A full exemption is provided for up to 2 hectares (ha) of "residential land", regardless of whether it is a principal place of residence if the residential land is the only residential land owned by the taxpayer that is rezoned by the "WGT event".

Broadly, "residential land" comprises land that:

  • has a building affixed to it that is designed primarily for residential purposes and which may lawfully be used as a place of residence; or
  • a residence is being constructed or renovated on and before the construction, the land was either:
    • capable of being used as a place of residence; or
    • there was a residence that was uninhabitable on the land.

If a residence is being constructed or renovated on the land, the Commissioner requires that a building permit has been issued for the construction or renovation. It is expected that upon completion of the construction or renovation, the land will be capable of being lawfully used as a place of residence.

What is not "residential land"?

Consistent with the treatment of certain classes of residential land across the tax legislation, commercial residential premises, residential care facilities, and which may lawfully be used as a place of residence and retirement villages are excluded from the definition of "residential land" under the WGT provisions. Therefore, rezonings pertaining to the building of a hotel or motel (being commercial residential premises) could trigger WGT. A rezoning for the purposes of constructing a retirement village or aged-care facility, could also trigger WGT. Carve-outs are given for land within commercial residential premises, residential care facilities, supported residential services and retirement villages which have a separate title and hold a separate residence on that title and are owned separately (for example, a unit in a retirement village which is separately titled and owned by a resident).

Primary production land is also excluded from the definition of "residential land". However, any primary production land that contains a home will remain exempted up to 2ha. Specifically, only 2 ha of any title with the residence on it is treated as residential land, and any adjoining land with a different title used for primary production is not residential land.

Certain other exemptions

Some of the other exemptions include:

  • Rezoning Errors: Where an event that triggers WGT is due to a technical rezoning error, then an exemption will be available.
  • Negative Uplifts: If a "WGT event" results has a negative impact of land value and there is no WGT payable in relation to that "WGT event".

Transitional arrangements

The proposed legislation also provides for transitional arrangements for certain contracts, option arrangements and proponent led-rezonings that were underway before the previous WGT announcement on 15 May 2021. Specifically, under the draft legislation, there will be additional transitional exemptions for:

  • pre-existing contracts of sale for land subject to a WGT event that were entered into before 15 May 2021 but will not be completed before 1 July 2023;
  • pre-existing options to enter into a contract of sale for land subject to a WGT event granted before 15 May 2021 but will not be exercised, or will be exercised but not completed, before 1 July 2023 (note that this exemption will only be available if the terms of the contract of sale were settled at the time the option was granted);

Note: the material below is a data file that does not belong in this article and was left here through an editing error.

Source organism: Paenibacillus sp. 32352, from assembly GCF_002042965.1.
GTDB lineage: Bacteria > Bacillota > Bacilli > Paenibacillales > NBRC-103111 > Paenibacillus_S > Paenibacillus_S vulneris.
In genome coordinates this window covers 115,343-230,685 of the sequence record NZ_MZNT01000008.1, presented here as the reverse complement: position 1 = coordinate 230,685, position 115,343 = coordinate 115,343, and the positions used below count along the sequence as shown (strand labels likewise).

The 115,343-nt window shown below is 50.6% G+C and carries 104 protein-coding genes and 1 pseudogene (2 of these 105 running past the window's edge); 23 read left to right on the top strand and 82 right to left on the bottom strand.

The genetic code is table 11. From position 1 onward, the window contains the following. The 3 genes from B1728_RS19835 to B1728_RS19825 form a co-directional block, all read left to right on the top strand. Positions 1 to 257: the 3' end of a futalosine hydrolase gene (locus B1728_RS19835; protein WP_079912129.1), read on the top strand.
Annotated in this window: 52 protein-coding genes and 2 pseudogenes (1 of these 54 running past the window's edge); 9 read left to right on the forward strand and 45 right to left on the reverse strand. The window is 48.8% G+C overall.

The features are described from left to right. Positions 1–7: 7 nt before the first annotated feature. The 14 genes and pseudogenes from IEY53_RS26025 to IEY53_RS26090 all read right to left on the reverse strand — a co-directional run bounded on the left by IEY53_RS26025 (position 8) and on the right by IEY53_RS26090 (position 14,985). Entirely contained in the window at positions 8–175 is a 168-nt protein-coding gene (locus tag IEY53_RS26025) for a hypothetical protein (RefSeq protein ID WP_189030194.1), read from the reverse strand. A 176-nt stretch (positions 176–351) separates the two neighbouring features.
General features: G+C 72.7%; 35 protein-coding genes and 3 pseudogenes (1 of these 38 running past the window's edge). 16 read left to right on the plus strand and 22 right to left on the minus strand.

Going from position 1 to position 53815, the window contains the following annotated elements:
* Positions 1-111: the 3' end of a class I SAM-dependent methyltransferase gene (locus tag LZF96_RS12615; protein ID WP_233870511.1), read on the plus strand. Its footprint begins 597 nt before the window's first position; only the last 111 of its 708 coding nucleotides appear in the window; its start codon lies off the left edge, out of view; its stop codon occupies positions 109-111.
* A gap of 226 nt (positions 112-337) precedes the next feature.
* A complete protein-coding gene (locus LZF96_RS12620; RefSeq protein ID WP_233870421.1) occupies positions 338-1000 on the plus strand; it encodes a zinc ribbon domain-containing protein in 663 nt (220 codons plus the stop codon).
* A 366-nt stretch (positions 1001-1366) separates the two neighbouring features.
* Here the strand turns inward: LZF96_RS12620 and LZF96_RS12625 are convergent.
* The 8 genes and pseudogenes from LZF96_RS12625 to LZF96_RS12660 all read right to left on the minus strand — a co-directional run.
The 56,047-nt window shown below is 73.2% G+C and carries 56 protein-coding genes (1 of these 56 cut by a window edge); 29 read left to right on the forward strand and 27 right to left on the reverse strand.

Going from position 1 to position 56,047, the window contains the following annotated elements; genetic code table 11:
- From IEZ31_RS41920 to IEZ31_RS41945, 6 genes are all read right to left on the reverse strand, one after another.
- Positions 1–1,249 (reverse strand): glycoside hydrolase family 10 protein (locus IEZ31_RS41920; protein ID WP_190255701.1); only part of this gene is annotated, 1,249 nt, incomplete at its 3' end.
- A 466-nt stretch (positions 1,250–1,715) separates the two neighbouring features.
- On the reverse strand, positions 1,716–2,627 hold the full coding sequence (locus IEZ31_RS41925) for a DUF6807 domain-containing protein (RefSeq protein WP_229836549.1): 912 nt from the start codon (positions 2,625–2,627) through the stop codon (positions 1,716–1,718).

• land that is rezoned by a WGT event where the planning scheme amendment was prepared by a Council, the request for amendment was created and registered in the Amendment Tracking System by the Council before 15 May 2021, the owner of the land approached the Council to request the rezoning and paid for (or was liable to pay for) the costs associated with the rezoning before 15 May 2021, and the total costs exceeded the lesser of 1% of the capital improved value of the land immediately before the WGT event or $100,000; and
  • land that is rezoned by a WGT event where the planning scheme amendment was prepared by or at the request of the Planning Minister, the Planning Minister agreed to prepare the amendment before 15 May 2021, the owner of the land approached the Planning Minister to request the rezoning and paid for (or was liable to pay for) the costs associated with the rezoning before 15 May 2021, and the total costs exceeded the lesser of 1% of the capital improved value of the land immediately before the WGT event or $100,000.

Interaction with other taxes

Further thought will need to be given to the interaction between any other taxes such as capital gains tax (CGT) (which is a federal tax) and WGT and the impact (if any) that WGT may have on any CGT that may be payable on any disposal of the relevant land.

Next steps

Given the potential for substantial costs associated with any WGT liability, builders, land owners and developers seeking to take advantage of increased property values arising from rezonings should consider the application of WGT and seek advice on the eligibility for any available exemptions.

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Clayton Utz communications are intended to provide commentary and general information. They should not be relied upon as legal advice. Formal legal advice should be sought in particular transactions or on matters of interest arising from this communication. Persons listed may not be admitted in all States and Territories.